When Bolivarianism Was Cool in the U.S.
Time was when you might find a kid named Bolivar Johnson or Bolivar Miller in any town in the U.S.
Caitlin Fitz has an amazing OpEd yesterday in the L.A. Times about a moment now so distant, it feels impossible:
Almost 200 years ago, as the United States approached its 50th birthday, a new baby name swept the nation. It wasn’t biblical or even Anglophone. It was Bolivar. Hundreds of mothers and fathers, living in Kentucky log cabins or Illinois farmhouses, named their crying, crinkly newborns after Spanish America’s most celebrated revolutionary: Simón Bolívar of Venezuela.
The baby Bolivar boom wasn’t an isolated oddity, either. Other Americans named their new towns, their boats and even their livestock Bolivar, adopting the Spanish-speaking revolutionary as one of their own.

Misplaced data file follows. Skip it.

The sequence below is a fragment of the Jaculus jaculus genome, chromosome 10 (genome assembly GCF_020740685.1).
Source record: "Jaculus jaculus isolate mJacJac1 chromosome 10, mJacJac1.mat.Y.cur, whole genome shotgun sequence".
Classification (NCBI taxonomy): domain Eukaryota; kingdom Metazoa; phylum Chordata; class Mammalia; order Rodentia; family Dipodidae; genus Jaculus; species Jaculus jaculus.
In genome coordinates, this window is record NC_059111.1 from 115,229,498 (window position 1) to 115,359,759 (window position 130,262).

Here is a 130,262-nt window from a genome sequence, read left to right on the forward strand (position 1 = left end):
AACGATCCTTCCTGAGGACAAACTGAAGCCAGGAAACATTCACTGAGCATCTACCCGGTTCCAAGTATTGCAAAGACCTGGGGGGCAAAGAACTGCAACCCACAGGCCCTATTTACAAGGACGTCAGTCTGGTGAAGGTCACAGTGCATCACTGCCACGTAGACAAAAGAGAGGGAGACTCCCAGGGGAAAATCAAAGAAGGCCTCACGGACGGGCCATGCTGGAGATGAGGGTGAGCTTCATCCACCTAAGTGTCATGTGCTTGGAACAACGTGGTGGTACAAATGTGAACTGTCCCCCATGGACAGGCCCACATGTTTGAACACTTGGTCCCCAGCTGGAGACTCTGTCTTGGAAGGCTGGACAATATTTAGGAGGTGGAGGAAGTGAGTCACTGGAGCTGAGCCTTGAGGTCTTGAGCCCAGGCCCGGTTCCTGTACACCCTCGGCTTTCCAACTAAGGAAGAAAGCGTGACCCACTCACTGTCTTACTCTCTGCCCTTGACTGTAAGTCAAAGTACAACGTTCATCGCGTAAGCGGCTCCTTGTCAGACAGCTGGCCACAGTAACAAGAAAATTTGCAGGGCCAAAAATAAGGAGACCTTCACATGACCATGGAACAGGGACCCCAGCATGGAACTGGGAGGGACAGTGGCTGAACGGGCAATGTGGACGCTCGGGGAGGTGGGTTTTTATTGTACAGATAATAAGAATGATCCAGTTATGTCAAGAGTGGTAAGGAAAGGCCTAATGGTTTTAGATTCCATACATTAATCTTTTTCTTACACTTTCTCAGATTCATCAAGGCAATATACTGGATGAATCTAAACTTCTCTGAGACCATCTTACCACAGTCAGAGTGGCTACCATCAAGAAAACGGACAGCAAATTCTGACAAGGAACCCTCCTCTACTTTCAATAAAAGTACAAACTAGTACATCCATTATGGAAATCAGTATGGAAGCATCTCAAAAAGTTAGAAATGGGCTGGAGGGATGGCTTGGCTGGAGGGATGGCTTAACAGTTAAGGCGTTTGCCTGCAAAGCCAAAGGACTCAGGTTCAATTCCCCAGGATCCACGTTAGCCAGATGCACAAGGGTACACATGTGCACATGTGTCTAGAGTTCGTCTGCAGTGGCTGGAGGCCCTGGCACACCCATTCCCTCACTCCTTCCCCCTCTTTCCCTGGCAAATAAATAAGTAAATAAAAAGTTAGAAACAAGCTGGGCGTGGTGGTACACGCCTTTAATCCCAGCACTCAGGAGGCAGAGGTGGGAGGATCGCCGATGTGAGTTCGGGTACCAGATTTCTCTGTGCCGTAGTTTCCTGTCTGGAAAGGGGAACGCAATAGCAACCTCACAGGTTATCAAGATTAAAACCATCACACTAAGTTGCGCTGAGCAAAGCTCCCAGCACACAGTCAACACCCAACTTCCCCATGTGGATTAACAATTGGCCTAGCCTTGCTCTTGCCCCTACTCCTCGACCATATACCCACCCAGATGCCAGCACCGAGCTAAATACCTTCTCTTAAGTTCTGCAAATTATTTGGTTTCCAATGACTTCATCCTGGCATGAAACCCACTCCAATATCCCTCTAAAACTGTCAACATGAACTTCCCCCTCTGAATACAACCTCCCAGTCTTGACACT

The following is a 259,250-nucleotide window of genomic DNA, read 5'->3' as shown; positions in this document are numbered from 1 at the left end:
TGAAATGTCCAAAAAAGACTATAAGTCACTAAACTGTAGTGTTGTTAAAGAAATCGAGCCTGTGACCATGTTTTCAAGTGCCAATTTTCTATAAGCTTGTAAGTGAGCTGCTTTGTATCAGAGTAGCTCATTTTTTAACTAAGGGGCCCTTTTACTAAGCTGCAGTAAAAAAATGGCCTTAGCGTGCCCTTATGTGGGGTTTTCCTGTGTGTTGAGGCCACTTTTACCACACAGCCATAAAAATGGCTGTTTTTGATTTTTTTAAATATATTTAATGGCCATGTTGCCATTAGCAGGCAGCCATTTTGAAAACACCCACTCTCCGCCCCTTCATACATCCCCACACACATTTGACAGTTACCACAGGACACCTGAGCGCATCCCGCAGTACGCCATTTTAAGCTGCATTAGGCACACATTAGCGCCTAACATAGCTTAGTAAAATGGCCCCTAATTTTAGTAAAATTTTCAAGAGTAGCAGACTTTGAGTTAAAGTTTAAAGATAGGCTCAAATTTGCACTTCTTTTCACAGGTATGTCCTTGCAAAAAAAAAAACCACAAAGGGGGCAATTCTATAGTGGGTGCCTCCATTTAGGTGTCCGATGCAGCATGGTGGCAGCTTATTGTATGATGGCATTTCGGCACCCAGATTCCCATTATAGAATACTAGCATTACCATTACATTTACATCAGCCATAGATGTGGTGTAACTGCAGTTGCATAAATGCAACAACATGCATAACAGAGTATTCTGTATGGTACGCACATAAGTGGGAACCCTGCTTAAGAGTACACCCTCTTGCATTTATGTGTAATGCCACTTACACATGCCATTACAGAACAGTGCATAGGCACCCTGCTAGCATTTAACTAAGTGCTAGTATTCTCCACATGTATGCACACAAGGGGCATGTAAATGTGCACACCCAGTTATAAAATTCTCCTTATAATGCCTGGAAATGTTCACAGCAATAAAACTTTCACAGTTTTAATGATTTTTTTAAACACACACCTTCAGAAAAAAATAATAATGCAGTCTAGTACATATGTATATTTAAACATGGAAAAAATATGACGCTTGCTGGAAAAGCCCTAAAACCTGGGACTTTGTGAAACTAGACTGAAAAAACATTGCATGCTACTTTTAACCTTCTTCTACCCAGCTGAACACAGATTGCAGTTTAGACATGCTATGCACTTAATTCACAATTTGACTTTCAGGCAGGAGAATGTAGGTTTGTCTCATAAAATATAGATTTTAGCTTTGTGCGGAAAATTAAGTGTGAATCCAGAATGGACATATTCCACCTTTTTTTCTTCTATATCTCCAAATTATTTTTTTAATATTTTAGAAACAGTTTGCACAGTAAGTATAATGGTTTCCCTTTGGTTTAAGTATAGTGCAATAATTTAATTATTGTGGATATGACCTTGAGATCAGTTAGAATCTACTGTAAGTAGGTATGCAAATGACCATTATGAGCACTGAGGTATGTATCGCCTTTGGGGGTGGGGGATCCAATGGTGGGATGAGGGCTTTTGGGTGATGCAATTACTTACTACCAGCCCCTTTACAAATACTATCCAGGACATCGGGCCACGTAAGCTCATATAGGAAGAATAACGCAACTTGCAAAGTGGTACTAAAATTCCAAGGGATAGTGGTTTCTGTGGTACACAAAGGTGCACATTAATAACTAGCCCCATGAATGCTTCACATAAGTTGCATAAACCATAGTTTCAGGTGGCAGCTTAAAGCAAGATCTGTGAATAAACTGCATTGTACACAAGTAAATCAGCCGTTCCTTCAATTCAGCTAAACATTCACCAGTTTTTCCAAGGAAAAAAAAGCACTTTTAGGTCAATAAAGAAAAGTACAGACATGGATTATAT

It’s really worth reading the whole thing, including its stirring —for gringo internationalists— centerpoint:
Our early 19th century predecessors saw themselves as political kin of people with clear cultural, linguistic and sometimes racial differences. Turning south of the border, early U.S. patriots adopted internationalism as a credo.
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